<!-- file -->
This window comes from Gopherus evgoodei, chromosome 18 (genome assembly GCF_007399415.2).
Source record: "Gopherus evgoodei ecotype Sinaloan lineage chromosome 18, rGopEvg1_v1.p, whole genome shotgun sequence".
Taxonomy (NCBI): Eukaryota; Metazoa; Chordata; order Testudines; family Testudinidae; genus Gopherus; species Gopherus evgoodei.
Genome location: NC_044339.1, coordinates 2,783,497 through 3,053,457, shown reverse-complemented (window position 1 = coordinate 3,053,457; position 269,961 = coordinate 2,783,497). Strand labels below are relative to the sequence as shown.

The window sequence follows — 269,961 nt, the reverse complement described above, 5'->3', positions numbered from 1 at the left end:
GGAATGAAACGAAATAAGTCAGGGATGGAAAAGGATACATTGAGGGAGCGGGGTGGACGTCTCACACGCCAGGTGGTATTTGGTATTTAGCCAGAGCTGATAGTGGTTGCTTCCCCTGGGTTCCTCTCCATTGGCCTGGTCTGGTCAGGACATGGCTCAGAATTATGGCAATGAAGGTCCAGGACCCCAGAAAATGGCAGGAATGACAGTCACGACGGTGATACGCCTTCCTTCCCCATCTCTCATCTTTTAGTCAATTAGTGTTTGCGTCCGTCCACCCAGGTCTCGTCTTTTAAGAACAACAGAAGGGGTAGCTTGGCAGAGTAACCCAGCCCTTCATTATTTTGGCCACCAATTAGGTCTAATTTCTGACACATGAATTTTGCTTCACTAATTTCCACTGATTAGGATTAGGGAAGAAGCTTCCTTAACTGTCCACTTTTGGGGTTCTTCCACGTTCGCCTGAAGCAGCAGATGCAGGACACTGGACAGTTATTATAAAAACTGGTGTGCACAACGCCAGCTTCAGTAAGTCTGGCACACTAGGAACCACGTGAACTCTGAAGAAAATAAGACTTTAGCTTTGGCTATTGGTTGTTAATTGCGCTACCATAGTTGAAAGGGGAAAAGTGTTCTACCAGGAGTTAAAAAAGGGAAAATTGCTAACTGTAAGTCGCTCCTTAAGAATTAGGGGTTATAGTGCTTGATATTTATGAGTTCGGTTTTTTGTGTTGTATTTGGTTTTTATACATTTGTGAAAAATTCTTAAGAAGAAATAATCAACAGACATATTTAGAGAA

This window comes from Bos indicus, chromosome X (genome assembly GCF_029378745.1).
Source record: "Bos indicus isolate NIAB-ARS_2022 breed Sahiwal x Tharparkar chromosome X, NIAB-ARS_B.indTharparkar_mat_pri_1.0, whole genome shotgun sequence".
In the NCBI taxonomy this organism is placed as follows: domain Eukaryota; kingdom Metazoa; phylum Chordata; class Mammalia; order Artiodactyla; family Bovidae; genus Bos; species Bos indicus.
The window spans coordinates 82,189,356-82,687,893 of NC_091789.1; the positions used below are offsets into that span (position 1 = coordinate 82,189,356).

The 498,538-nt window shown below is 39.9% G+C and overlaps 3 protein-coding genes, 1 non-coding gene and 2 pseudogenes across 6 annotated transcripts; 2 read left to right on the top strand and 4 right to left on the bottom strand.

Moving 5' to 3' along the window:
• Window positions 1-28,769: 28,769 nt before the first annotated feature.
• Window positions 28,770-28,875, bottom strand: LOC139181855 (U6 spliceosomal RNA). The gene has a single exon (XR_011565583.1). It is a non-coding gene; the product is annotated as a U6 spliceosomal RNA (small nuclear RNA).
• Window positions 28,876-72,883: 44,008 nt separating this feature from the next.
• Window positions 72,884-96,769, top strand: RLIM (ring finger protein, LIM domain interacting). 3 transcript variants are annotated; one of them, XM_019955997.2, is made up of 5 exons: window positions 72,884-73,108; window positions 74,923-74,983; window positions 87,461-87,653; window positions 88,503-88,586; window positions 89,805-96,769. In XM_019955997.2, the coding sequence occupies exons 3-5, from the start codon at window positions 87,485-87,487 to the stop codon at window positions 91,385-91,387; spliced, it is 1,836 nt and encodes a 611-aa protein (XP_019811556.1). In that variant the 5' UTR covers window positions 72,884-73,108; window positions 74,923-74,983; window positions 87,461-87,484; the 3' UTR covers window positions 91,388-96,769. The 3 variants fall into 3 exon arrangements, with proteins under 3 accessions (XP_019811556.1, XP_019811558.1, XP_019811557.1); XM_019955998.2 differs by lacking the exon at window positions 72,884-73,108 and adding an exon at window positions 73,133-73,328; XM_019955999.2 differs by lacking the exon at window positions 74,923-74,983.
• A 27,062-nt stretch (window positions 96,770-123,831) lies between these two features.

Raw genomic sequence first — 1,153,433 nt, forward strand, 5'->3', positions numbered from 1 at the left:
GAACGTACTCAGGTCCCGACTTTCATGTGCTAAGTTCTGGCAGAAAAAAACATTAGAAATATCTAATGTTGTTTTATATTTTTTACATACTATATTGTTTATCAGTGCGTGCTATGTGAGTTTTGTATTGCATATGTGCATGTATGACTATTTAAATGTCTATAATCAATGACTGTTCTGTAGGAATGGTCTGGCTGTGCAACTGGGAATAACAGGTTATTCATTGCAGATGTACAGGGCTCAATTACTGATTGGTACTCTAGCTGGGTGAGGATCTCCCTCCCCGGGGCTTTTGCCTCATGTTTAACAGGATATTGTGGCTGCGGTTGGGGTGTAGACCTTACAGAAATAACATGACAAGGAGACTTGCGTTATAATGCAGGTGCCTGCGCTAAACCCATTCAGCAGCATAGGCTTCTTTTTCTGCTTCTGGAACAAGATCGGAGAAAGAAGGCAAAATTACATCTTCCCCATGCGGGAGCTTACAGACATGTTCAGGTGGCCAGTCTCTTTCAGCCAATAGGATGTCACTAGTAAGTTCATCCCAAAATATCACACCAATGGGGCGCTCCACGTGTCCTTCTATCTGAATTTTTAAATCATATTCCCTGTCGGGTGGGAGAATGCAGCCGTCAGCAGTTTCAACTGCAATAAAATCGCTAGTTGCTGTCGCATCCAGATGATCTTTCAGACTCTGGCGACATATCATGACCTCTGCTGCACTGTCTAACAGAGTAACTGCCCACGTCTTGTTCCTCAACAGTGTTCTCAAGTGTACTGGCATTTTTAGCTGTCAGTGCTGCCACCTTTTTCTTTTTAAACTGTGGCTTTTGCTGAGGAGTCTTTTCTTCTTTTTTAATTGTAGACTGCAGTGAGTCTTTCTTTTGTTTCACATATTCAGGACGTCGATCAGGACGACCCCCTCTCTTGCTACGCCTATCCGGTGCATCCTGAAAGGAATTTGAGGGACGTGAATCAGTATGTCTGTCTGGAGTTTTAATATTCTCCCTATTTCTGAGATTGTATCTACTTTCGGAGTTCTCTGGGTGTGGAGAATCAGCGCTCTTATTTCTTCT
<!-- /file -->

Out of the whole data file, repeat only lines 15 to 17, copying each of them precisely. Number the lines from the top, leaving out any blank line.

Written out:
• Window positions 28,876-72,883: 44,008 nt separating this feature from the next.
• Window positions 72,884-96,769, top strand: RLIM (ring finger protein, LIM domain interacting). 3 transcript variants are annotated; one of them, XM_019955997.2, is made up of 5 exons: window positions 72,884-73,108; window positions 74,923-74,983; window positions 87,461-87,653; window positions 88,503-88,586; window positions 89,805-96,769. In XM_019955997.2, the coding sequence occupies exons 3-5, from the start codon at window positions 87,485-87,487 to the stop codon at window positions 91,385-91,387; spliced, it is 1,836 nt and encodes a 611-aa protein (XP_019811556.1). In that variant the 5' UTR covers window positions 72,884-73,108; window positions 74,923-74,983; window positions 87,461-87,484; the 3' UTR covers window positions 91,388-96,769. The 3 variants fall into 3 exon arrangements, with proteins under 3 accessions (XP_019811556.1, XP_019811558.1, XP_019811557.1); XM_019955998.2 differs by lacking the exon at window positions 72,884-73,108 and adding an exon at window positions 73,133-73,328; XM_019955999.2 differs by lacking the exon at window positions 74,923-74,983.
• A 27,062-nt stretch (window positions 96,770-123,831) lies between these two features.